The problem is that the Appeals Chamber’s decisions become law and are binding for the Trial Chambers. After December 2006, there were no attempts to appoint counsels to the accused who has been abusing his right to self-representation to obstruct the trial. The judges didn’t want to expose themselves to the risk of being cautioned by the Appeals Chamber for ‘the abuse of their right to discretion’ if they appointed counsel to the accused ‘before the accused was given a real opportunity to show that he understood – despite his previous behavior – that he would have to observe the Rules of Procedure and was ready to do that if he wanted to represent himself'. This is how in 2006, the Appeals Chamber dressed down the experienced judges Orie, Robinson and Hopfel.
The groundwork for the second unconditional surrender was laid in August 2013 when a special panel of judges granted Seselj’s motion to disqualify Judge Frederik Harhoff from the Trial Chamber sitting in his case because of his purported bias towards convicting the accused.
Seselj’s motion was a perfect opportunity for the Tribunal to get rid of the disloyal Danish judge who had dared to speak out in a private letter about what had already been whispered in the Tribunal’s corridors and reported in the global media (such as the New York Times, the Economist, SENSE…). It seemed that even the geese congregating at the pool in front of the Tribunal building realized, after the appellate judgments in the Perisic and Gotovina cases, that the ICTY had changed its course.
Having used Seselj to get rid of the judge who had violated the Tribunal’s unwritten ‘code of silence’, the decision makers obviously lost sight of the consequences of their own decision. Or at least, they chose to ignore them, in line with the principle Fiat iustitia pereat mundus - Let there be justice, though the world perish! True, the world hasn’t perished but the 10 years of labour put in by the judges, investigators, prosecutors and witnesses has been lost. In vain have all of them striven to establish beyond reasonable doubt whether and how Seselj contributed to the crimes for which the ICTY had been established. Obviously, those that made the decision considered it an acceptable price for the punishment of a disloyal judge.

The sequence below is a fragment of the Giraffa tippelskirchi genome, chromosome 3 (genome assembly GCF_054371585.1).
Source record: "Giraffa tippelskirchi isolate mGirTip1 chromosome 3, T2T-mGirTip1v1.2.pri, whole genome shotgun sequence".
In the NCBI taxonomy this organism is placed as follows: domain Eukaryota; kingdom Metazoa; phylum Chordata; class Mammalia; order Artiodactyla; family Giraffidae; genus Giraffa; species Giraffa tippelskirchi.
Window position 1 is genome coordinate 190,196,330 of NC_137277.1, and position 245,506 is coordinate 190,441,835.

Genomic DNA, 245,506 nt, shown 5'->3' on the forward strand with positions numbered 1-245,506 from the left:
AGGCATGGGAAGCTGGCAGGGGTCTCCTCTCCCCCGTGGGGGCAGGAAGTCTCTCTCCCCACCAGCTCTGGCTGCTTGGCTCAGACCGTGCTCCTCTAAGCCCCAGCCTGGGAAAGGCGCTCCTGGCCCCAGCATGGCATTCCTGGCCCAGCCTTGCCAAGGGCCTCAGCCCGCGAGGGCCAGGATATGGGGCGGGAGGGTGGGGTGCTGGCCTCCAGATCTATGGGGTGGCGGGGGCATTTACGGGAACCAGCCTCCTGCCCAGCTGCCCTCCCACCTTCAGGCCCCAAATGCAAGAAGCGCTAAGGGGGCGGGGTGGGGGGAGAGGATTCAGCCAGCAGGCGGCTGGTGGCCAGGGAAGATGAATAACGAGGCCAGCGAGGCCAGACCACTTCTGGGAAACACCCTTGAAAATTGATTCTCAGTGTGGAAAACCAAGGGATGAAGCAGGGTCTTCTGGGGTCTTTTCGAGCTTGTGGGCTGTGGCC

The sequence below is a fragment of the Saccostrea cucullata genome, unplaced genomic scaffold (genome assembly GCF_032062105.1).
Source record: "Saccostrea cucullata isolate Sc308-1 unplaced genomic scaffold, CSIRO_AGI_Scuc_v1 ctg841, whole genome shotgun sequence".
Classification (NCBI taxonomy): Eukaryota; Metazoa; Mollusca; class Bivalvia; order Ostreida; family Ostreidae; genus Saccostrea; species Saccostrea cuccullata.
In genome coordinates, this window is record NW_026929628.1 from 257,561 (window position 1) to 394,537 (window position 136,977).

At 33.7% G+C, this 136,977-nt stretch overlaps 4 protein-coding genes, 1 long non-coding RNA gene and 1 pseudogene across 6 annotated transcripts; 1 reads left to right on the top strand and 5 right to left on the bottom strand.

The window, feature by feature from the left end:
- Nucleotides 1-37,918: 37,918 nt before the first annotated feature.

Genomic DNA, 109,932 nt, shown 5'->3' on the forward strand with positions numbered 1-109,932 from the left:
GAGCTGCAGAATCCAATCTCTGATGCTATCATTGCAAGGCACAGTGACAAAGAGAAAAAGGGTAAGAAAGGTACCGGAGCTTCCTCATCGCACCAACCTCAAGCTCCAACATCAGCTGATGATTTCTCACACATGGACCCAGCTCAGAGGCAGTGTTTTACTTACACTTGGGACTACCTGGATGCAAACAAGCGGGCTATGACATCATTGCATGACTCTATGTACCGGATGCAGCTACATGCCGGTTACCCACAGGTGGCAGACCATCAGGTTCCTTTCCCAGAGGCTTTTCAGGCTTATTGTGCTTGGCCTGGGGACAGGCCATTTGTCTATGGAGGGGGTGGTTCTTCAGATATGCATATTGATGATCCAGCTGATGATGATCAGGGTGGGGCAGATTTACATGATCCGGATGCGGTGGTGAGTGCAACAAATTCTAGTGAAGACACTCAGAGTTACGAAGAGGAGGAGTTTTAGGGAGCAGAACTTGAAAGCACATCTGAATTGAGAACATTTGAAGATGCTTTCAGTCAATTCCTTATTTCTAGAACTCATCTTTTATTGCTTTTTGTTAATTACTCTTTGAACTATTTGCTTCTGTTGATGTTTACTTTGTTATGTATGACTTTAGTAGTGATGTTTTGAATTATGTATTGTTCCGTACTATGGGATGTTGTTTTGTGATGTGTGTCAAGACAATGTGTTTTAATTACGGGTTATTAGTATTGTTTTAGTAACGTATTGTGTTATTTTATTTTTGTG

Logically and clearly it was impossible to hand down the judgment after the disqualification of a judge. The trial judgment was initially slated for 30 October 2013. This was why Seselj had sought the disqualification – to prevent the judgment, which had to be rendered by a full Trial Chamber, composed of three judges. Obviously, Seselj believed that he wouldn’t lose anything with the postponement since he himself did nit think he would ever be acquitted. In the meantime, his ‘Russian brothers’ might very well succeed in closing down the Tribunal: after all, this possibility has been mooted ever since Seselj’s arrival in The Hague.
What could not be foreseen was that Seselj would in the meantime fall ill and that his life could be at stake, at least according to the information Seselj has personally circulated. The specter of his death again rose in the Detention Unit, just as it had during his hunger strike.
In late June 2014, it became clear that Judge Niang, who replaced Judge Harhoff, would need at least a year to familiarize himself with the case to be able to join the deliberations. The Trial Chamber, acting in its own initiative, offered provisional release to Seselj: a chance to await the judgment in Belgrade under strict conditions, which included house arrest, police escort, no public appearances… As expected, Seselj rejected the terms with indignation. In order to be granted provisional release, Seselj would have to accept guarantees issued by ‘the traitorous Serbian government’ headed by Seselj’s former followers and advisors Tomislav Nikolic and Aleksandar Vucic.
That same Trial Chamber made the same offer last week. This time, the judges made minimal demands: the accused should commit not to influence the victims and witnesses and to return for the sentencing. When it was clear that Seselj would not agree even to that, the Trial Chamber backed off and declared it ‘believes’ that the accused would comply with those conditions…without making any commitments to do so.
This would be the ICTY’s second unconditional surrender to Vojislav Seselj. We can hope that it is the last. However, it remains to be seen how Seselj’s pending motion from June 2014 will be dealt with. In the motion, Seselj demanded 12 million euros as compensation for the 11 years of ‘groundless detention’.
You never know...